Patricia Briggs was born in 1965. Her joy in storytelling manifested itself early, and scaring her friends (including her husband Mike) was one of her funner hobbies. Patricia kept her story-telling abilities alive through college and her life in Chicago. When she and Mike moved to Montana she got the peace and quiet she needed to finally sit down and write, and she was able to publish Masques in 1993. Then Steal the Dragon followed as her next novel. After that one novel has followed the other. In the Sianim series Wolfsbane was the last one published thus far in 2010.
For best effect, the books should be read in this order: Masques, Wolfsbane, Steal The Dragon, When Demons Walk.
My version of Masques is the reworked one. Patricia Briggs writes a foreword warning the reader of this. Due to the years that had passed since the first edition of Masques, Briggs and her editor felt it appropriate to remove some of the traces of an author’s first attempt. The book is supposed to be full of clichés, but I’m lucky because I would not recognize a cliché if it bit me on the backside of forever.
Geoffrey ae’Magi is gaining in power and followers. Ren, the spymaster of Sianim sends Aralorn off to see about a death-threat to the magician. At the time, Aralorn felt that switching places with one of the other slaves would be a good idea. With green magic as hers, she is able to change her physical appearance. But while at a party the Archmage is holding for various dignitaries, Aralorn changes her mind. She has been placed in a cage wearing the illusion of a snowfalcon form the ae’Magi has created. But one of the visitors seems to see through the illusion. The King of Reth comes up to Aralorn asking if she is in need of help. She says no.
After the party the Archmage asks Aralorn a few questions. His magic is such that he can do the most horrendous things to people and still have them adore him. Aralorn is not sure how long she will be able to endure her stay with him. When she discovers that his plans for her include her demise, she decides to run.
With her companion Wolf and her war-horse Sheen, Aralorn decides to find a way to fight the great and beloved Archmage’s evil magic.
Wolfsbane is a tightly-coupled sequel to Masques, and won’t make much sense by itself. Masques had not been a hit and Steal the Dragon hadn’t done all that well either. Briggs wrote Wolfsbane for her own enjoyment and left the book on her shelf. Eventually, she brushed the dust off it, and got it published.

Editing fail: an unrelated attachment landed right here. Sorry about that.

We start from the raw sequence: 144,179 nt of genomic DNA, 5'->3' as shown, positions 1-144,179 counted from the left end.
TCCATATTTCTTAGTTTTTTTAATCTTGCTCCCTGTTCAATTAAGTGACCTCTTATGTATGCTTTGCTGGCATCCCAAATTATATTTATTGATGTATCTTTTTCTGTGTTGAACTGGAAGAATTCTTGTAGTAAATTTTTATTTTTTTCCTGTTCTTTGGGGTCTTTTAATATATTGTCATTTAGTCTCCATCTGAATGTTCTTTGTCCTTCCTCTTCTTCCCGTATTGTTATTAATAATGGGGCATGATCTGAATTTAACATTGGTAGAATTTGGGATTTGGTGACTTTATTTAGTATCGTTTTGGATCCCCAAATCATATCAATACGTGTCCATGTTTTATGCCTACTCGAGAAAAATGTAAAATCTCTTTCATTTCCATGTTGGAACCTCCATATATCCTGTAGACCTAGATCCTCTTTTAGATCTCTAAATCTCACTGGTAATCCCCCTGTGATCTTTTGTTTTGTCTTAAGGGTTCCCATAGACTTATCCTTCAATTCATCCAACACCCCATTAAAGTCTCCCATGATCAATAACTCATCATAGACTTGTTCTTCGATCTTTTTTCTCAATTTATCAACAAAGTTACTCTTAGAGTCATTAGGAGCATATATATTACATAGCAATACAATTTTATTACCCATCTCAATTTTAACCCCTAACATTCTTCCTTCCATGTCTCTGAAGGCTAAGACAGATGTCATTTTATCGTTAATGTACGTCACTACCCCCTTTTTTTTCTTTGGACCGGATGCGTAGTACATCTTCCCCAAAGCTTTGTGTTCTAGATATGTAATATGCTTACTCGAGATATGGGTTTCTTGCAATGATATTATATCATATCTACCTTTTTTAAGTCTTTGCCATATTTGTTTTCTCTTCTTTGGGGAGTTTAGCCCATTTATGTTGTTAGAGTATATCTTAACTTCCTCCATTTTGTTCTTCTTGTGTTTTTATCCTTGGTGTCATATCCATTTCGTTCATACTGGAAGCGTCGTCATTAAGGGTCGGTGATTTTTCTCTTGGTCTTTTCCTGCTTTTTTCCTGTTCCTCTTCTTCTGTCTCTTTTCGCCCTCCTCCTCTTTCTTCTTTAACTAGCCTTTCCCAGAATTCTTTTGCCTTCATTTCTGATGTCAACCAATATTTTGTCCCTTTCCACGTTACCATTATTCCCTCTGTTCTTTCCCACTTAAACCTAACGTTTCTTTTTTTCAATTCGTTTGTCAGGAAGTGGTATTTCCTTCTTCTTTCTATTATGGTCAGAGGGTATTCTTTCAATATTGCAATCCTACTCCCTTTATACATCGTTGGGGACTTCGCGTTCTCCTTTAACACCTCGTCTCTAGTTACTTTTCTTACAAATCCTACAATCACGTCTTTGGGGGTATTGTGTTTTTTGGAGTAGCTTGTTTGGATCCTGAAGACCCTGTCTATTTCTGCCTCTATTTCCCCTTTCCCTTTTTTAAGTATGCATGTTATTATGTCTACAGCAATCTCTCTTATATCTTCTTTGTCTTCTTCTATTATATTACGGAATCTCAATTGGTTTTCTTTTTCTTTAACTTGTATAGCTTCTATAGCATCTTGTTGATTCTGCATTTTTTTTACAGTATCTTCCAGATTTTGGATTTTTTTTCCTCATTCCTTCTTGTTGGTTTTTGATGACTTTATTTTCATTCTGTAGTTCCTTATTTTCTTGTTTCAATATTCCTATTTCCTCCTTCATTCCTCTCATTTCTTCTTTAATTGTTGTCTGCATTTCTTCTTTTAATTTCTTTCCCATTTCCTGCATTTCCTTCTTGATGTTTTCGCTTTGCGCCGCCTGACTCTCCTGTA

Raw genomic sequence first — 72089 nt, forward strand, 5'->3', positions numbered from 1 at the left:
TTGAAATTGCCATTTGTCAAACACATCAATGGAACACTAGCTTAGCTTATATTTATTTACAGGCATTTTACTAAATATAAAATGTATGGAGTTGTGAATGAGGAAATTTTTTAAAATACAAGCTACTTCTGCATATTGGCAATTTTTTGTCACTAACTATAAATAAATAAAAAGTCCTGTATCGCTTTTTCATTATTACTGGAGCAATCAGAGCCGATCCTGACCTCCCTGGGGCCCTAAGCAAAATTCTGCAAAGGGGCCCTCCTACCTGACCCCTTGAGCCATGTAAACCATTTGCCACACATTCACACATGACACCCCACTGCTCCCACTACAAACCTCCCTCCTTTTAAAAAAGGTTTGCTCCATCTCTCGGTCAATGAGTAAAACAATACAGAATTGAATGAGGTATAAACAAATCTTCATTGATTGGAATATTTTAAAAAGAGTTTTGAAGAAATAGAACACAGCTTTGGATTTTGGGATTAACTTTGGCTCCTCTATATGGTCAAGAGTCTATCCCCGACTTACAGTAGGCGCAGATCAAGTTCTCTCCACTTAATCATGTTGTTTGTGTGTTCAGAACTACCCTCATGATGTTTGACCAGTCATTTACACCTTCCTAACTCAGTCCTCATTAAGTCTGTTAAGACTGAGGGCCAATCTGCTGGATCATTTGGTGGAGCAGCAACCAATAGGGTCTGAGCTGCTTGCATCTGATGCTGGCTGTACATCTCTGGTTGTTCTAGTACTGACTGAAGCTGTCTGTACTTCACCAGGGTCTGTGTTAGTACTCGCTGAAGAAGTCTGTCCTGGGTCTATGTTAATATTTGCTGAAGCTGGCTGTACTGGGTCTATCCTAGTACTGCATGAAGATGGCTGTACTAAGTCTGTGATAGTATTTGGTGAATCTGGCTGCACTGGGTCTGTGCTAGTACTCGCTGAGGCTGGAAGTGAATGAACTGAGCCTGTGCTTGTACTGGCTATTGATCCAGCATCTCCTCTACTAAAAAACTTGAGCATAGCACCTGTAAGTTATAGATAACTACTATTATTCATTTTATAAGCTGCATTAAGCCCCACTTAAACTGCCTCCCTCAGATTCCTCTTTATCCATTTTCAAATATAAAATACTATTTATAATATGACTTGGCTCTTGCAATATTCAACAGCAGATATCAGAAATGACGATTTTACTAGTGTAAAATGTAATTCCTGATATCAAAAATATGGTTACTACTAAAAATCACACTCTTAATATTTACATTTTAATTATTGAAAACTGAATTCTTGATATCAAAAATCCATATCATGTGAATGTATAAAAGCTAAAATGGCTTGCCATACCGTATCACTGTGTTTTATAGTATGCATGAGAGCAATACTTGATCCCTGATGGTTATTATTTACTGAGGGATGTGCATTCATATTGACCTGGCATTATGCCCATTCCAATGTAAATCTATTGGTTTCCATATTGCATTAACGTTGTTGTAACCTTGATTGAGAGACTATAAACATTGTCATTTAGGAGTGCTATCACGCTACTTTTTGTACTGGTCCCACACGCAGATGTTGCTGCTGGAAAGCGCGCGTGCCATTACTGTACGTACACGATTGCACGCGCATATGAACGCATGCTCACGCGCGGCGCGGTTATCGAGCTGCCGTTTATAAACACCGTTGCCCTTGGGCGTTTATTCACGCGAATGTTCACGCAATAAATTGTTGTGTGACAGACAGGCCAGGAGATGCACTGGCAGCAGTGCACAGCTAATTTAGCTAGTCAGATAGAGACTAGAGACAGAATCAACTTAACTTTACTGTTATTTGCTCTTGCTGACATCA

Wolf has been missing for a few weeks and Aralorn has been dreaming dreams of his childhood. Someone seems to be looking for him in them.
Aralorn’s father has died, and Aralorn goes to attend his funeral. She has been gone from Lyon’s keep for ten years and finds it extra difficult that the circumstances are so sad. When she sees her father’s body, Aralorn discovers that Lyon is not quite dead. Instead, some kind of black magic seems to be involved.
STEAL THE DRAGON (1995)
Steal the Dragon is the second book Patricia Briggs wrote. It wasn’t a great hit at the time, but did better than Masques. It has since become more popular.
Steal the Dragon is set a little later than Wolfsbane. Geoffrey ae’Magi is already dead, but not for very long.
In Sianam Ren, the spymaster, decides to send Rialla (former slave from Darran) and Laeth (brother to an important Lord in Darran) to Lord Karsten to try to prevent another murder attempt. Both are highly motivated to do so (Rialla after some convincing) for different reasons.
When they get to Lord Karsten’s keep they play their roles as slave and master. When another attempt at Lord Karsten’s life occurs, they become worried for his safety. Then Rialla’s old master turns up at the keep and the two of them realize that they have probably stepped into a hornet’s nest. It turns out they are correct.
WHEN DEMONS WALK (1998)
When Demons Walk seems to be a while after the previous three installations in the Sianam series. Like the others, When Demons Walk is light and entertaining reading. Patricia Briggs has her own style that is apparent in all of her novels. She is a good author, the quality of her writing is solid and her characters entertaining.
Sham is an orphan from one of the take-overs of the Prophet of Altis. The Cybellians have taken over Southwood, and Sham is left to thieving. Her master (she is a magician/wizard) does not approve, but he does recognize that other venues might be more dangerous.
Sham is surprised when she meets up with the Lord of Southwood – Lord Kerim. He is more likeable than she had thought, but still one of the enemy. But when attempts are made at various people’s lives (which include killing her master and trying to kill Lord Kerim), Sham put enmity aside and gives a helping hand in finding the culprit.
Hmm. All four books in the Sianim series are interesting additions to Briggs’ archive. I liked them. Like I said, Briggs does solid work. Michael Enzweiller’s maps are a great addition to her website.